Natural predators have a role to play in mosquito control, but by themselves, they probably won’t be able to control all of your mosquito population – especially if the population is exceptionally large, as may be the case after a hurricane or period of particularly hard rain. When there are high rates of mosquito borne diseases – West Nile Virus for example – you may want to pursue mosquito elimination more aggressively.
Unfortunately, while there are a number of anecdotal claims about the effectiveness of natural predators, there’s very little hard scientific evidence. In addition, the studies that do exist generally took place in a controlled environment which can’t accurately mimic natural conditions. And, of course, it would be difficult to measure changes in the number of mosquitoes living in any given section of nature – at least not with any type of scientific accuracy.
Still, natural predators certainly aren’t harmful and they’re likely beneficial to the local environment, so there’s no reason not to encourage predators known to prey upon mosquitoes. These natural predators are usually most effective in ponds and canals, where the habitat can support a wide variety of wildlife that feeds on insects.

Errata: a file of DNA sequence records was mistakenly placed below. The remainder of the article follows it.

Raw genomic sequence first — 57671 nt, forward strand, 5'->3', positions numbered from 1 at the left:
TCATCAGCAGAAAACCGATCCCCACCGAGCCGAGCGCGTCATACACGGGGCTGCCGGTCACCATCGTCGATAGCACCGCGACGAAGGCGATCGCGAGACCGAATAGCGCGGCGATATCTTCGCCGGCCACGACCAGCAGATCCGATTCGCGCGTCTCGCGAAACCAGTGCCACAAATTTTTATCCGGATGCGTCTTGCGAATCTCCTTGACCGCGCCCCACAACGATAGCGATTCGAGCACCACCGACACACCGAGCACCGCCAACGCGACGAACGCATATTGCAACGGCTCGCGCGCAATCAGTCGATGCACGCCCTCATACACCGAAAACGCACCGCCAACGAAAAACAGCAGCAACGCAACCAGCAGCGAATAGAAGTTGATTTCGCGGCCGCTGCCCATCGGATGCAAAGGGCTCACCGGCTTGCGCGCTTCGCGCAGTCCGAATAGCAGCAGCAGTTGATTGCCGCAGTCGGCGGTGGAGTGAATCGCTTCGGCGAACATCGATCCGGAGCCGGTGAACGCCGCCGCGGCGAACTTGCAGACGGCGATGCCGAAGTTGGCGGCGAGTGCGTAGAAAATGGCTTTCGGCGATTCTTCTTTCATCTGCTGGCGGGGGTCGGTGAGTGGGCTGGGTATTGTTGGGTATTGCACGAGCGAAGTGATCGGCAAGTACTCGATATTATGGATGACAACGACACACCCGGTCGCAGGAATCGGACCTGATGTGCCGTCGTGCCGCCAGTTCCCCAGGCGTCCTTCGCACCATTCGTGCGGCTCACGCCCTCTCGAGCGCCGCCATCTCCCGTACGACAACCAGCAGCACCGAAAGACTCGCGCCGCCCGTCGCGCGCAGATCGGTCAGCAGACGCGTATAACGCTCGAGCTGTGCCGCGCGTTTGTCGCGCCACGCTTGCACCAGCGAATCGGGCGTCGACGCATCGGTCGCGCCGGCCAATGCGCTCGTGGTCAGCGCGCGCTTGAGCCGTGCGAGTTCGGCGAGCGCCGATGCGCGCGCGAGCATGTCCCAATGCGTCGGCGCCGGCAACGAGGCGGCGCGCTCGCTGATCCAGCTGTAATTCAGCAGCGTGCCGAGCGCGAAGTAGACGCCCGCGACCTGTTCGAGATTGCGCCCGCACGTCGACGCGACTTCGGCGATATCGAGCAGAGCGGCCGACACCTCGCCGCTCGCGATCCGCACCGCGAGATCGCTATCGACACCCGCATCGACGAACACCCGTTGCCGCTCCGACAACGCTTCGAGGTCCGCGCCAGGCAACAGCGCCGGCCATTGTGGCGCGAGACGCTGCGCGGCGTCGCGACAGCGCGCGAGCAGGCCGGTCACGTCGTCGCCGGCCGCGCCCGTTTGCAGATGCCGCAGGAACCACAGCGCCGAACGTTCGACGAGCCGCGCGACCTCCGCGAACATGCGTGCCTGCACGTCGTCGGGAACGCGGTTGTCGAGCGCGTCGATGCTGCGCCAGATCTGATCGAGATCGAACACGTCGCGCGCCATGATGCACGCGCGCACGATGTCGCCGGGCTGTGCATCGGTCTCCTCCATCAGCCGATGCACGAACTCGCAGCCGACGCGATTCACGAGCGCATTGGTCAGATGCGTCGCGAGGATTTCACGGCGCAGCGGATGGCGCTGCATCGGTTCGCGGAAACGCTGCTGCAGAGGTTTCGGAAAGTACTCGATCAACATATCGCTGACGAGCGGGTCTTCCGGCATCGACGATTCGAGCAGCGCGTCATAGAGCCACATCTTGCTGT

Where there are bodies of water, the “mosquitofish”, or Gambusia affinis, is a good choice. This fish is a voracious predator when it comes to mosquitoes. In fact, it’s been said that they can consume from half to one and one half times their body weight each day in small invertebrates like the larvae of mosquitoes. The fish bears live young – up to three to six broods each season – with from 10 to 300 fry per broods. For this reason, a number of mosquito control districts have used this natural predator with great results.
Conversely, the ability of the purple martin to control mosquitoes has been greatly overestimated. Yes, these birds do eat mosquitoes, but they make up only three percent or less of the martin’s diet. Martins primarily feed during the day, which isn’t when most mosquitoes are most active. They also feed on other natural predators of mosquitoes, including dragonflies. Purple martins are a better choice if you have a problem with Japanese beetles.
The ability of the bat to control mosquitoes is often overestimated, as well. Bats will eat mosquitoes if they’re there, but they don’t generally go out of their way to seek them as a preferred food source. While they may not be the best choice for getting rid of mosquitoes, they do help control a number of other harmful pests, and are considered to be beneficial animals when they make their home in your yard or garden.
Dragonflies are another natural predator of the mosquito and while they consume their fair share, again, they don’t kill mosquitoes in numbers that will make a significant change in the local population. However, dragonflies remain in their aquatic larval stage for quite some time – up to six years – and during this time they can make a dent in the local population of mosquito larvae.